Big 3 discuss contract options
After agreeing to all opt out of their contracts together, Miami Heat stars LeBron James, Chris Bosh and Dwyane Wade have been discussing financial terms of new contracts among each other, sources told ESPN.com.
Bosh's agent, Henry Thomas, said he told Heat president Pat Riley of Bosh's decision to opt out on Sunday afternoon. Wade's decision came Saturday, and LeBron's on Tuesday. The deadline for the players to declare free agency is midnight Monday
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The talks between the three players is the strongest indication yet that James plans to re-sign with the Heat after he becomes a free agent on Tuesday. Unlike in 2010 when all three took nearly identical contracts, the discussions this time have included the possibility that James would draw the highest salary among the three, sources said.
James, 29, has never been the single highest-paid player on his team in his 11-year NBA career.
Under league rules, players are not allowed to negotiate new contracts with their teams until July 1. However, there is nothing preventing the players from working it out among themselves, and cutting up the Heat's upcoming record $55 million in available cap space is believed to have been a major part of the discussion when Wade, James and Bosh held a meeting last week in Miami.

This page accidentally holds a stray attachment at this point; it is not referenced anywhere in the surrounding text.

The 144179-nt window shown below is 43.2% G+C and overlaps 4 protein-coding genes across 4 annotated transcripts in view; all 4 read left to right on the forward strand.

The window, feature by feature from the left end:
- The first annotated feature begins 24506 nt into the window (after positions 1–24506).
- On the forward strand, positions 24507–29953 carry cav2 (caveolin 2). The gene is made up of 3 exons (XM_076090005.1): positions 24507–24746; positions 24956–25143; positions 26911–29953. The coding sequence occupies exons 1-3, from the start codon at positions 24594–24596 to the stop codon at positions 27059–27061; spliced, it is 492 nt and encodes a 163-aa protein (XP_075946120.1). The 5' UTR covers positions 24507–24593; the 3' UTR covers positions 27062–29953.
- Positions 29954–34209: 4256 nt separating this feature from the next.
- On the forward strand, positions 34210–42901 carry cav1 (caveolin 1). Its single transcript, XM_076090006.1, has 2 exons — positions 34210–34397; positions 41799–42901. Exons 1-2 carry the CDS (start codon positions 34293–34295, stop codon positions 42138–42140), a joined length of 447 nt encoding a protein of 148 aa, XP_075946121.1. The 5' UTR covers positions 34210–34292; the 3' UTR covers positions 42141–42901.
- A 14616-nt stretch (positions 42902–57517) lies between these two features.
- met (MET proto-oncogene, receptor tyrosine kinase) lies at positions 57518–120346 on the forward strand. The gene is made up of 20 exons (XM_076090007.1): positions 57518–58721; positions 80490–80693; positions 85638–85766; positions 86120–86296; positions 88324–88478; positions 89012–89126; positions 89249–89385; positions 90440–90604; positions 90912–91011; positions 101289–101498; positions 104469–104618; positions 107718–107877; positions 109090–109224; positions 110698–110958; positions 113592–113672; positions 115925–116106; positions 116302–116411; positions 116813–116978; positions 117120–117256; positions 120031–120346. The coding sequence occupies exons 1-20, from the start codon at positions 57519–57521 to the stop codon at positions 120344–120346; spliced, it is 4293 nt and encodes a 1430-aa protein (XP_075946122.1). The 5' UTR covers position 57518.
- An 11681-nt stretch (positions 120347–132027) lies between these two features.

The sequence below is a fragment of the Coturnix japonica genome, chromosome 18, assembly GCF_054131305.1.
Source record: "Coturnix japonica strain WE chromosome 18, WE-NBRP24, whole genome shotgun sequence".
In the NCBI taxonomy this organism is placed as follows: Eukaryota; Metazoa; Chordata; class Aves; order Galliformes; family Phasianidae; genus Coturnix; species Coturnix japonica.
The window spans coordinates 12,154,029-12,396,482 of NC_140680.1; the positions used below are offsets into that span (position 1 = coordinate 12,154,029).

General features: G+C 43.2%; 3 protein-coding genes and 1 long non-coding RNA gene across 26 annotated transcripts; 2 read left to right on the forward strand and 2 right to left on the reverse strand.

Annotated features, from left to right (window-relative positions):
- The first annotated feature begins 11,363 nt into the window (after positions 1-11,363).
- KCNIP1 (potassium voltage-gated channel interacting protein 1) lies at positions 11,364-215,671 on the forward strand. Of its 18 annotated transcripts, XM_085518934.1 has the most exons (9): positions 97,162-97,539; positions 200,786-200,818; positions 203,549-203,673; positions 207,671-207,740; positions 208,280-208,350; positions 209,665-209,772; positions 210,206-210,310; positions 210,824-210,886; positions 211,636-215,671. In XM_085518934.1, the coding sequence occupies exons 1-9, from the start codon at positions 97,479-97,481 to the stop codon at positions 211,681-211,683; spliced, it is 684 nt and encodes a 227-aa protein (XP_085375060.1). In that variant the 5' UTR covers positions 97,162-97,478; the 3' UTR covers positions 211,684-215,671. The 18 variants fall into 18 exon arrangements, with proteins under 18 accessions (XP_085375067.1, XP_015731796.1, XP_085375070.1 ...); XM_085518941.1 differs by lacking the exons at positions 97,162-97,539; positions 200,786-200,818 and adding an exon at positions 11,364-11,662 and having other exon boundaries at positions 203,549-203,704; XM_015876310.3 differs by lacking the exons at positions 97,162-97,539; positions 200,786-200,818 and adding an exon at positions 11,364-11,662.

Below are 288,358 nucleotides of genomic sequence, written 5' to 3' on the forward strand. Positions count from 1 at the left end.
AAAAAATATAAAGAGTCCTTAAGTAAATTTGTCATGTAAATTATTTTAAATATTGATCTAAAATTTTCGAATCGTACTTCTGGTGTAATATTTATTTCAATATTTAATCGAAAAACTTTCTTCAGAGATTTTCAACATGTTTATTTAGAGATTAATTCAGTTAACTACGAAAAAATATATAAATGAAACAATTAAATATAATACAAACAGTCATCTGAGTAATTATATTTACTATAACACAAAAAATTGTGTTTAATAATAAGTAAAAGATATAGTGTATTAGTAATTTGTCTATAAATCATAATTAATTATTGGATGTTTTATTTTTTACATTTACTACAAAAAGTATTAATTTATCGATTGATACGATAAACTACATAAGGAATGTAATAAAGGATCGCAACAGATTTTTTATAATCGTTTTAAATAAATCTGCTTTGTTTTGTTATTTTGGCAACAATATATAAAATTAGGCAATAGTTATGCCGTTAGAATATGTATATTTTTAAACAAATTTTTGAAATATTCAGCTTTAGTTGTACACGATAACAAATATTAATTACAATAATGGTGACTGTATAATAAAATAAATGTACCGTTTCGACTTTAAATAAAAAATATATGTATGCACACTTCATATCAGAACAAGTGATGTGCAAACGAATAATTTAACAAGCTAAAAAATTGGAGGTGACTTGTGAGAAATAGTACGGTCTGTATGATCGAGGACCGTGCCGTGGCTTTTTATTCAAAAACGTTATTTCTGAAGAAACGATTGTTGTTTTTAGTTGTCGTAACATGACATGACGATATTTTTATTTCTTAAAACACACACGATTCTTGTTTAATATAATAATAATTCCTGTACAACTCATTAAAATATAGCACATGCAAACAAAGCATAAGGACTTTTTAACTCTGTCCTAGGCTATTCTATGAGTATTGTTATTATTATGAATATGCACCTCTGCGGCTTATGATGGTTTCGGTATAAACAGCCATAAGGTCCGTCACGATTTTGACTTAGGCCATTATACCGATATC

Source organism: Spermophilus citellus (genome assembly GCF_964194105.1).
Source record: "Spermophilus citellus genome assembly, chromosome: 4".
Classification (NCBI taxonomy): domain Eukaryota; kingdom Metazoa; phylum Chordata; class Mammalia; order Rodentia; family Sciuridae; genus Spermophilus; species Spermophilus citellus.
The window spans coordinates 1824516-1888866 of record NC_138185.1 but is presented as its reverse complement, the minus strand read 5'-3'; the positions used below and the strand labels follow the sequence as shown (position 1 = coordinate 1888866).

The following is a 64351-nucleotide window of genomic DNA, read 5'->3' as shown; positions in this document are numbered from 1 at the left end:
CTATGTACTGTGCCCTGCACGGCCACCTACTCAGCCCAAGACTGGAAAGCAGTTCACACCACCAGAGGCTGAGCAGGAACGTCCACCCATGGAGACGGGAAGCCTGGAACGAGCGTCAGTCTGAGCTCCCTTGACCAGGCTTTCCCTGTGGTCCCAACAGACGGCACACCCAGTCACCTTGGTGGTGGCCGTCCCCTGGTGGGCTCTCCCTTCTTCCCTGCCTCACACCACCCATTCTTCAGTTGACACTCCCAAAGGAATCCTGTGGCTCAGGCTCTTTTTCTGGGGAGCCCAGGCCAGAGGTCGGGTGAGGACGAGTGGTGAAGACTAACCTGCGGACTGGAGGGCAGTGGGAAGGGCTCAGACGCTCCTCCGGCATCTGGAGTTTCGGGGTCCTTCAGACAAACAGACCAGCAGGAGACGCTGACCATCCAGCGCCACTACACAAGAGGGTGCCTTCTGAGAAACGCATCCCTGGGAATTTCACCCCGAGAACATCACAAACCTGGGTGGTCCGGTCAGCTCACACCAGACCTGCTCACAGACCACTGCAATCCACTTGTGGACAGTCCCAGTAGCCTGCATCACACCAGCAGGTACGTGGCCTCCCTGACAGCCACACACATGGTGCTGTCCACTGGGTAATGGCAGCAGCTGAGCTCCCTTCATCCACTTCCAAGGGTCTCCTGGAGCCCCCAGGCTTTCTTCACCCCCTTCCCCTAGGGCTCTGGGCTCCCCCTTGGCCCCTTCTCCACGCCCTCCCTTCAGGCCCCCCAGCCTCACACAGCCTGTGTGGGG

The trio of Heat stars working collectively have three general options on how to put together their deals that could affect how aggressive the team will be going after other free agents. The Heat's front office, led by president Pat Riley and general manager Andy Elisburg, will consult but have different plans for all three contingencies, sources said.
James, Bosh and Wade could all re-sign and take raises to the maximum salary starting at $22 million each, which would carry the Heat into the luxury tax and significantly limit their spending options this season and in the following seasons.
They could all take significant pay cuts, perhaps in excess of $5 million per year each, that would take the Heat below the salary cap and leave enough room to chase a major free agent like point guard Kyle Lowry. Though the Heat may ultimately investigate the possibility of Carmelo Anthony, that option has not been seriously discussed among the parties yet, sources said.
The last option is that the Heat stars could all take moderate pay cuts and stagger their salaries at different levels. This would likely not leave significant cap space but it would take the Heat below the luxury tax line and enable them up to use the full mid-level exception of $5.3 million and the biannual exception of $2 million to bring in multiple role players.
With James saying the team needs to improve "at every position," it seems possible the third option may end up being the most likely, especially after the Heat players all took pay cuts when they came to Miami four years ago.
Udonis Haslem, who declined a $4.6 million player option for next season to add more flexibility, is also expected to be a part of the plans as he works out a new long-term deal that reduces his annual salary.